In the meantime – how do you sabotage yourself? – or how have you stopped sabotaging yourself? do post your thoughts below and let’s share our collective wisdom. (What’s the worst that can happen?) I really look forward to hearing from you.
 Stephen Covey: The Seven Habits of Highly Successful people
 James C Collins and Jerry I Porras: Built to Last
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Like many of us maybe you know that you are different with some people or in certain situations and that they can bring out either the best or the worst in you – and quite likely you don’t really know why. Or maybe you’ve not really noticed? One manager I worked with was told by their boss that they were best with their team when they were relaxed – and was consequently instructed to ‘be relaxed’! – ever tried to be relaxed to order? anything that makes you more tense than being told to relax or more stressed or angry than when to told to keep calm! The intention was good but the effect not as intended! so we set out to find that ‘relaxed self’……….
This is again something you can do on your own although it’s a lot easier to do with a coach or a trusted confidante – here are some tips/steps:
- think about when and with whom you are at your best – it may be at your best overall or maybe a particular quality or behaviour that you want to find, as mentioned above. To help you decide this think about when you FEEL your best and when you get the best response from others, or you can ask your confidante
- then do the same with a situation/people you are not comfortable with
- talk out loud about these situations – what’s the environment, who’s there, what are they like, what are you doing and saying, how are you interacting, what thoughts and feelings are triggered when you describe all this? what do these people have in common with you – what’s important to them and you?
- from this what conclusions can you draw about when you are and are not at your best – for instance, you may be fine working with people you regard as being of lower or similar status/position/education and overawed or intimidated by those you regard as higher; many women find they are uncomfortable working with alpha males (not to mention many men as well!) but thrive with other women or less competitive/aggressive men.
- that’s the easy bit – now what do you do about it? well it really depends what you have discovered but here are a few ideas that I know work:
- in the case of the manager mentioned above, although they were a very senior manager they felt they were ‘just Joe from the village’ and nothing special – I told them about ‘Imposter Syndrome’ http://www.nytimes.com/2008/02/05/health/05mind.html and then they WERE able to relax knowing that they were not alone in feeling a fraud and afraid of being ‘found out’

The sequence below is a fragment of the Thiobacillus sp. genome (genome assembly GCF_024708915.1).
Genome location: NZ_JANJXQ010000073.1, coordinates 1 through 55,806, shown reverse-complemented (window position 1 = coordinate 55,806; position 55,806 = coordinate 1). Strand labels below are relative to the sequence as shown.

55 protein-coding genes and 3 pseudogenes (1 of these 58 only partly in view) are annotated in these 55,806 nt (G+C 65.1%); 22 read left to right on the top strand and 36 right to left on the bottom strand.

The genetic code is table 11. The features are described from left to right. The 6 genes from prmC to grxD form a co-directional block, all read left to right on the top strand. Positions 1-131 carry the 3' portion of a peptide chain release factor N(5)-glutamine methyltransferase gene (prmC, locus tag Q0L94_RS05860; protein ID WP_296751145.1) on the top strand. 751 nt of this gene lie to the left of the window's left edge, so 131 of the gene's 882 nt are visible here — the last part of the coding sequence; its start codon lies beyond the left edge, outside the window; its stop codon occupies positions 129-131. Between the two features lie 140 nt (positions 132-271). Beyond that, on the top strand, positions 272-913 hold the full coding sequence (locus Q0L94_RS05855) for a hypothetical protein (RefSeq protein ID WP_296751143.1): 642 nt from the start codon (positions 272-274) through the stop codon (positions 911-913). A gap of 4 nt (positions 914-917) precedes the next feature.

- or visualise yourself being successful in the relationship or situation – really imagine what you want to be like when you’ve finished the meeting or whatever – this has worked brilliantly for me, for instance when I had to run a second meeting with a group of managers where the first had been a disaster! rather than running over and over what had gone wrong and worrying that it would do so again I focused on what I wanted it to be like. A few meetings later they actually gave me a round of applause at the end!
- or you can ‘map across’ ie analyse what you think, feel, do and say in your successful situations and aim to replicate those in other situations eg if you are good at presentations to peers but not to senior managers, what do you do in those successful scenarios?
So what are your tips for finding your best self? what’s worked for you? when are you at your best and worst? what would you like help/tips on?
Following on from the imposter syndrome – next time: how do you sabotage yourself?
Picture: © JJ – Fotolia.com
So what’s it like working for you? how would you like to work for you? Great questions to ask yourself …..and answer honestly!
There was a real light bulb moment for a manager I was working with a little while ago – they were learning to use a coaching (rather than telling) approach and while practicing the skills – sitting back, asking questions and actively listening – they had a huge revelation.
Their normal style was to rush around the office, picking up issues, providing solutions to any and every problem that floated in front of them, believing that they alone were responsible for resolving every difficulty – they suddenly realised that their rushing around was infecting all of their team with the same anxiety and stress and putting everyone on edge. The insight immediately gave them a choice about the impact they were having and they were also developing the skills to enable them to have quite a different effect – to create an atmosphere of joint problem solving and calm thinking space, of creative energy and inspiration!